Must Reads for Career Women
â¨â¨PINK recommends putting these on your reading list for 2010!
Committed: A Skeptic Makes Peace with Marriage
By Elizabeth Gilbert
Elizabeth Gilbert is an award-winning writer of both fiction and non-fiction. Her short story collection Pilgrims was a finalist for the PEN/Hemingway award, and her novel Stern Men was a New York Times notable book. In 2002, she published The Last American Man, which was a finalist for both the National Book Award and the National Book Critic’s Circle Award. She is best known for her 2006 memoir Eat, Pray, Love, which was published in more than thirty languages.
10-10-10: A Life-Transforming Idea
By Suzy Welch
Journalist Welch, coauthor of Winning (with her husband, former GE CEO Jack), offers an in-depth look at the decision making process that has brought her success and formed the basis of her work-life advice column in O, The Oprah Magazine. By imagining a decision’s impact in the short and long term-in 10 minutes, 10 months, and 10 years-readers will discover not just their innermost values, but the wisdom to pursue them with confident and empowering choices. While easy to follow and simple in theory, the process can raise painful and challenging issues, illustrated in numerous case studies, Welch’s personal story and the science behind 10-10-10.
The Power of Respect: Benefit from the Most Forgotten Element of Success
By Deborah Norville
Respect. Thanks to Aretha, we all know how to spell it, but lately there seems to be less and less of it in society. My job as anchor of Inside Edition provides me the opportunity to report the latest examples of disrespect in society–and lately there have been plenty. My frustration over what seemed like an endless drumbeat of these stories (Balloon boy, Kanye Wilson, Jon & Kate, Congressional Representative Wilson shouting at the President) prompted me to uncover the academic proof that treating others with respect boomerangs benefits BACK to you. In business, education, personal relationships, the Power of Respect is undeniable.
Going Rogue: An American Life
By Sarah Palin
Palin’s memoir is everything you’d expect from a politician who has no intention of leaving the national scene. With the aid of Lynn Vincent as her ghostwriter, she tells homespun stories, cracks a few jokes, provides juicy campaign gossip and lets the reader know where she stands on issues such as the right to life, government taxes and spending, health care and climate change. Like a good Republican, she invokes Ronald Reagan’s name at every opportunity. The book is so packed with facts, history and encomiums about her state, she’s practically a one-woman Alaska Division of Tourism: “We have the highest number of pilots per capita in the United States.” Palin tells her side of a story that’s usually told by her opponents.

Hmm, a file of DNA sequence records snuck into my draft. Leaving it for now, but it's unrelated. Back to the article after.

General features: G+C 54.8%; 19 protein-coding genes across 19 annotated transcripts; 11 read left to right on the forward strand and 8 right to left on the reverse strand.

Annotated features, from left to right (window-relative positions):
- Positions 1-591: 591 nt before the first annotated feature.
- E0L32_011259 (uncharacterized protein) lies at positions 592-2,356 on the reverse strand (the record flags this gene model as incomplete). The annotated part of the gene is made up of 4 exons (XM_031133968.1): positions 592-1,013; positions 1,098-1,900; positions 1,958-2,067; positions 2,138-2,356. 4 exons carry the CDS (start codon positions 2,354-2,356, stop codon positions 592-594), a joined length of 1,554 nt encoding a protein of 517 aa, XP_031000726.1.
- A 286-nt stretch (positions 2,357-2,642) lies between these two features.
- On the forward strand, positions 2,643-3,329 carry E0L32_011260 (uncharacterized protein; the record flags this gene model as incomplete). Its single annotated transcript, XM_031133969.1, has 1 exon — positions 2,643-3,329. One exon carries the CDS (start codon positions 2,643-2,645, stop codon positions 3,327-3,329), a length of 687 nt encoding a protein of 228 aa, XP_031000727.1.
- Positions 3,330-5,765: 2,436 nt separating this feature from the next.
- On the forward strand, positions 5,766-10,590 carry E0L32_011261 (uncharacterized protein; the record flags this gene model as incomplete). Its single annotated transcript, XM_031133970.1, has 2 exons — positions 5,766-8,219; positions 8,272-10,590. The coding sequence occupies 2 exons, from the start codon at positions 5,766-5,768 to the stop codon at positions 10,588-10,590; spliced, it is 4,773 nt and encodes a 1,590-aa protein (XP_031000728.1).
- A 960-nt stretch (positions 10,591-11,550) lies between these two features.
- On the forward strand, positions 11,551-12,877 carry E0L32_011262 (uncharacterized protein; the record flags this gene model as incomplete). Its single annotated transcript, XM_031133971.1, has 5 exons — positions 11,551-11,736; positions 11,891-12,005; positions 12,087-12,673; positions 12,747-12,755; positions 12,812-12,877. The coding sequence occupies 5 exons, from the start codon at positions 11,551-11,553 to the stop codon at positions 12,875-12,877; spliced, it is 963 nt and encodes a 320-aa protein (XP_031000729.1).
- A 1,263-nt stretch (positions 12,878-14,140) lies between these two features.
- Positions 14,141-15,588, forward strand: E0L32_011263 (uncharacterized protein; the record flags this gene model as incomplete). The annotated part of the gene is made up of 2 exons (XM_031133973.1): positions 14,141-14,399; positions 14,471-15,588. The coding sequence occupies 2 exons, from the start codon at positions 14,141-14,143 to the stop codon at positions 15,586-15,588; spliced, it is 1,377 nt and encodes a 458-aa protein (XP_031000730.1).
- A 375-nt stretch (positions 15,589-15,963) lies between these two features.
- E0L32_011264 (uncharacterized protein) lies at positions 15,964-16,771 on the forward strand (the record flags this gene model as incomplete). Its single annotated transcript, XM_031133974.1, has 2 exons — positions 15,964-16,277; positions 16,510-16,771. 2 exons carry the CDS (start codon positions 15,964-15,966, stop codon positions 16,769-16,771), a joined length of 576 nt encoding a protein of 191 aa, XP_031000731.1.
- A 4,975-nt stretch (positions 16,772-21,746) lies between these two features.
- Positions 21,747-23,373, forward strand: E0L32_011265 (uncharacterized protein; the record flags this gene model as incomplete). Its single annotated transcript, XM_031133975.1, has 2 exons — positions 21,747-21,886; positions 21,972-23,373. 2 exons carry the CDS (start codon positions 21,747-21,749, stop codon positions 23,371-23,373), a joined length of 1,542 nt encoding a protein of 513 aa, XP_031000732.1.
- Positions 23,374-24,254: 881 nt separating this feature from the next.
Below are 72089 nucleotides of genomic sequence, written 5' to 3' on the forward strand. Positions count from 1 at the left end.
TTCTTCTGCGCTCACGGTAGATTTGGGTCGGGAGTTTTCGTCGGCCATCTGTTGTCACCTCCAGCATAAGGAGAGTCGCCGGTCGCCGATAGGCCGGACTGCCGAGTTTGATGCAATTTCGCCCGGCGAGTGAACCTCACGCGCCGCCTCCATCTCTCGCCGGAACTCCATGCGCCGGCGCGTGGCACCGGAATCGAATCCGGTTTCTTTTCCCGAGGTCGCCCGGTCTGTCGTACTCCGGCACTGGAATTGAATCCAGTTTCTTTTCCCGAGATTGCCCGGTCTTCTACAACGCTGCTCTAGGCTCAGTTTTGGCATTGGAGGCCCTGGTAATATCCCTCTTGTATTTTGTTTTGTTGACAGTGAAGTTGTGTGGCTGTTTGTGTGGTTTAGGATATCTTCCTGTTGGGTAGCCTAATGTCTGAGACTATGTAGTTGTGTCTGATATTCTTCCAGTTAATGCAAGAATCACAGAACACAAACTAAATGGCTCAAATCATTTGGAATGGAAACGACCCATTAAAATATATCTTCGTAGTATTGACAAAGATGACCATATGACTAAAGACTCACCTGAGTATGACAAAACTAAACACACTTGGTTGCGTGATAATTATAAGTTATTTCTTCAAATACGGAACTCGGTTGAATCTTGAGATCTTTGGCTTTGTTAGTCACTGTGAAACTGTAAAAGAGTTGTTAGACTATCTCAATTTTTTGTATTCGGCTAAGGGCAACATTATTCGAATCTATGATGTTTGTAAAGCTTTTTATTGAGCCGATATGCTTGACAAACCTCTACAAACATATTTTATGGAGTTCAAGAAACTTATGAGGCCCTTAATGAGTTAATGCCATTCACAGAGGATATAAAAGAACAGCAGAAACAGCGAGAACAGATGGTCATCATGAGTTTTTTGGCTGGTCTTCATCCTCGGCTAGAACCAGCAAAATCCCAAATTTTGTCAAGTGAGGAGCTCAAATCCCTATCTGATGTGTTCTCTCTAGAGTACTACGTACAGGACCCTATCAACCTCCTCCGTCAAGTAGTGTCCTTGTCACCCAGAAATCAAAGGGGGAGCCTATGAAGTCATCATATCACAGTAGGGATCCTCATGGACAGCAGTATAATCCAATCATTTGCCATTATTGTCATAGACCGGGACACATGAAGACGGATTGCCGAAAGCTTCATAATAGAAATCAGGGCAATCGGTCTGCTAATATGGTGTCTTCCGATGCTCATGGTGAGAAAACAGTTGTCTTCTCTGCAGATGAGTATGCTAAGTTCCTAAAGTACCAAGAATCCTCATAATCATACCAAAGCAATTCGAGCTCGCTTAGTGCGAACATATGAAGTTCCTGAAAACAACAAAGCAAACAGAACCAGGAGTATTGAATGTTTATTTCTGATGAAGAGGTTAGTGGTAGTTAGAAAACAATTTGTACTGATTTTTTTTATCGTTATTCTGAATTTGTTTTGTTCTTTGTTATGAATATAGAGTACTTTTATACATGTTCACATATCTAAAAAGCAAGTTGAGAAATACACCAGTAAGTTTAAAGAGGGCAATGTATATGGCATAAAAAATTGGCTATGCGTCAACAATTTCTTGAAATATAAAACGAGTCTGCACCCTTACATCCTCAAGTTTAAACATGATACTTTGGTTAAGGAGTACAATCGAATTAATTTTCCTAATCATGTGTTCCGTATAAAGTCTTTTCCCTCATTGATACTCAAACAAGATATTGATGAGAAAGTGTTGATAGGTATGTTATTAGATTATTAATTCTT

Women, Work & the Art of Savoir Faire: Business Sense & Sensibility
By Mireille Guiliano
Former CEO of Veuve Cliquot, Guiliano (French Women Don’t Get Fat) offers yet another charming dose of no-nonsense advice in this straightforward guide to living a successful and fulfilling professional life. She acknowledges that creating and maintaining a lifestyle of grace, beauty and sophistication is more challenging than ever, especially for the modern professional woman. Happily, Frenchwoman Guiliano shares her sensible secrets to climbing the ladder in a male-dominated world while still maintaining style, dignity and reputation. She shares tips for becoming a great leader and an effective manager; the importance of mastering communication skills; honing your brand through a polished, professional appearance; handling advances in the workplace; and entertaining at home.
Women and Money (Power to Control Your Destiny)
By Suze Orman
Bestselling author (2005’s The Money Book for the Young, Fabulous & Broke, etc.) and host of her own CNBC show, Orman encourages women to “give to yourself as much as you give of yourself” in her ninth financial advice book, sure to resonate with legions of readers who will appreciate her straightforward advice and supportive tone. Aiming squarely for a female audience, Orman guides readers through the very basics of finances. She explores why women have dysfunctional relationships with money and notes the ways they undervalue themselves or “treat themselves as a commodity whose price is set by others,” while also sharing the story of her own evolving relationship with her finances. Though her explanation of the “8 qualities of a wealthy woman” (harmony, balance, courage, etc.) is more inspirational than practical, she also presents a concrete five-month “save yourself plan” for financial repair, starting with setting aside checking and savings accounts, fixing one’s credit rating, saving for retirement, setting up a will and purchasing home insurance.
Gretchen Rubin had an epiphany one rainy afternoon in the unlikeliest of places: a city bus. “The days are long, but the years are short,” she realized. “Time is passing, and I’m not focusing enough on the things that really matter.” In that moment, she decided to dedicate a year to her happiness project. In this lively and compelling account of that year, Rubin carves out her place alongside the authors of bestselling memoirs such as Julie and Julia, The Year of Living Biblically, and Eat, Pray, Love. With humor and insight, she chronicles her adventures during the twelve months she spent test-driving the wisdom of the ages, current scientific research, and lessons from popular culture about how to be happier.
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